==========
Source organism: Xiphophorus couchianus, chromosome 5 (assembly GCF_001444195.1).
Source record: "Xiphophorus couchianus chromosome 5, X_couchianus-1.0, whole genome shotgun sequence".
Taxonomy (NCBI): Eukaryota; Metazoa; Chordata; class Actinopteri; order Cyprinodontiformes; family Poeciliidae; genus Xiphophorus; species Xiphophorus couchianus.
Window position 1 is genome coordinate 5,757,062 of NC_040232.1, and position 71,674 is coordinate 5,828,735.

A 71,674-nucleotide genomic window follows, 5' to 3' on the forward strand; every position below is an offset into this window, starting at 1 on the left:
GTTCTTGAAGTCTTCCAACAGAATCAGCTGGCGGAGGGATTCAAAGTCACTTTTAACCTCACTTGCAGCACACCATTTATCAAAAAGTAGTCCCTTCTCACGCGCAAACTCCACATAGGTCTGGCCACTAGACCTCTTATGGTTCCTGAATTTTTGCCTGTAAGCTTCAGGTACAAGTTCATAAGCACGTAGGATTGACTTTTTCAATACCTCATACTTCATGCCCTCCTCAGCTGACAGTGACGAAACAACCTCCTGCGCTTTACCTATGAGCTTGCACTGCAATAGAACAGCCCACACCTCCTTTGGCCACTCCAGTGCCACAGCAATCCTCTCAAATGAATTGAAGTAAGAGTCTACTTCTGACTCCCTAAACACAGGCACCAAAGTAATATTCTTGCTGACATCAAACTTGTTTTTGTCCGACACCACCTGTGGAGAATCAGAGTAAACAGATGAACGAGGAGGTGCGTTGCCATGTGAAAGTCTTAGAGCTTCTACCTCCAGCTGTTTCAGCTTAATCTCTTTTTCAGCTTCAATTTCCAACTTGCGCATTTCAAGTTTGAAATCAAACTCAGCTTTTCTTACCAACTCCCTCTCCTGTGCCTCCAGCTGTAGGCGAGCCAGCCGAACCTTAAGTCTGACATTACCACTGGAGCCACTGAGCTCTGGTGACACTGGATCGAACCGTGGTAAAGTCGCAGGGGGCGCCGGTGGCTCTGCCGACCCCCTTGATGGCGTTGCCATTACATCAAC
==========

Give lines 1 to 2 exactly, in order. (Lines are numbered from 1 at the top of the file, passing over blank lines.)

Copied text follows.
Source organism: Xiphophorus couchianus, chromosome 5 (assembly GCF_001444195.1).
Source record: "Xiphophorus couchianus chromosome 5, X_couchianus-1.0, whole genome shotgun sequence".